I've found it in the Oklawaha chain, which has a greyer variant, and a few streams in Winter Park have a greener type. You're going to be able to find it in almost any major lake or water feature in Central FL.
Very curious as to how they would do in a shrimp tank, since Sulawesi lake bottoms have a large amount of macroalgae, which seems to act as a primary food source. Chara are also covered in calcium carbonate deposits.
I read some conflicting things.. they like limestone and grow better in hard water? Some also recommend to keep them in a macroalgae only tank since plants will outcompete for nutrients.
My chara is doing fine, I'll post some pics later when the camera gets back home Although, it could be doing well because my substrate is aragonite. Reading about the chemical and physiological complexities of chara and other macroalgaes compared to vascular stem plants is quite interesting... I think it's the hydrogen sulfide that really gets me!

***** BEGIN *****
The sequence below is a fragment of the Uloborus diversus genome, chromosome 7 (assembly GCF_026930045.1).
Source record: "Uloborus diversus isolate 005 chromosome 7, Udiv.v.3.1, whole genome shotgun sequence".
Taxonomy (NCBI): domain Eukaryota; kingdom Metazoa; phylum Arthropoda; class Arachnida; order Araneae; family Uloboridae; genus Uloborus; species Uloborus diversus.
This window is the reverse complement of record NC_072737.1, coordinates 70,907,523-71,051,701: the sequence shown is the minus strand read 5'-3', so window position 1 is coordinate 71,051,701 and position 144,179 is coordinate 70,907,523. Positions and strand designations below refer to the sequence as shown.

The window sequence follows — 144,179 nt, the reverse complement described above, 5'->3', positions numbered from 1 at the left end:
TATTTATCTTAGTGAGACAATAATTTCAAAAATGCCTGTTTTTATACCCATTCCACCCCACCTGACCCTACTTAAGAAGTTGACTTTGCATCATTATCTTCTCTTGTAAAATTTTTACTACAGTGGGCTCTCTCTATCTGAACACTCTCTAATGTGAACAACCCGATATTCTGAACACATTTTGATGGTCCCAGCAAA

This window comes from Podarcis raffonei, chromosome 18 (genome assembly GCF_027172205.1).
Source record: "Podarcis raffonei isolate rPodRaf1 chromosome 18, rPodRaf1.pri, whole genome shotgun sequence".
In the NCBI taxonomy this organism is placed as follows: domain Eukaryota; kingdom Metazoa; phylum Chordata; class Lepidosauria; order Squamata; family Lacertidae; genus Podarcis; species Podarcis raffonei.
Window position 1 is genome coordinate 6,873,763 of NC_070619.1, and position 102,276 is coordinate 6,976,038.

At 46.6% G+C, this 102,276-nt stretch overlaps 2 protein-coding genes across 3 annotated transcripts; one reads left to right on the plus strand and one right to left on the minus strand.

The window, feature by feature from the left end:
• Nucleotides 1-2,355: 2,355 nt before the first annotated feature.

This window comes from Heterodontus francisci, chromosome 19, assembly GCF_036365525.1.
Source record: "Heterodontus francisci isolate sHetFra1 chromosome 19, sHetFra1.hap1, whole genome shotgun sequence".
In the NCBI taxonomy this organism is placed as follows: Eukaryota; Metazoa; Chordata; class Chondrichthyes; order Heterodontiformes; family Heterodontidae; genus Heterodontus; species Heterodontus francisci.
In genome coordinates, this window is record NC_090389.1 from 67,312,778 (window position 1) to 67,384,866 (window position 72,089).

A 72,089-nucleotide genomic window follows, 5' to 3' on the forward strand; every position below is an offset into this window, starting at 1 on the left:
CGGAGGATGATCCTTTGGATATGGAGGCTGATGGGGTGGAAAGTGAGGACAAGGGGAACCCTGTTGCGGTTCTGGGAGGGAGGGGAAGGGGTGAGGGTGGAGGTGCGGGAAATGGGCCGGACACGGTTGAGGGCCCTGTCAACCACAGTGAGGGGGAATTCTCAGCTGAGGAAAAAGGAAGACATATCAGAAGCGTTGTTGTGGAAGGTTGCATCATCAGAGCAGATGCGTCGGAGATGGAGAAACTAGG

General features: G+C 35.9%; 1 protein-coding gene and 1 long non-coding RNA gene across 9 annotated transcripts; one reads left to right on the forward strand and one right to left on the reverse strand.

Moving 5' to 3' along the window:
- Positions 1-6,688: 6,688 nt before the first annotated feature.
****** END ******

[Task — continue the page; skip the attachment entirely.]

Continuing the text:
Both look pretty similar. I definitely want to start a Chara tank, but I also want to keep it planted, hmm.
Sounds like calcium carbonate is a necessity while other things may vary. Think calcium sand and crushed corals will also work? I know there's Aragonite sand @ Petco too. Wonder where I can find some limestone...
I should be fine if I collect a ziplock bag of macro algae right? http://myfwc.com/license/aquatic-plants/ says exemption 10 sq. acres of bodies of water not connected to others, not sure if that applies to springs.. lol. The marine guide was much more clear.
There are tons of Chara in the lakes surrounding me. I never knew that what they were called. Nor did I know that they are algae and not plants. They are quite annoying plants when it comes to fishing, but they are great with dipnetting since fish love to hide in them.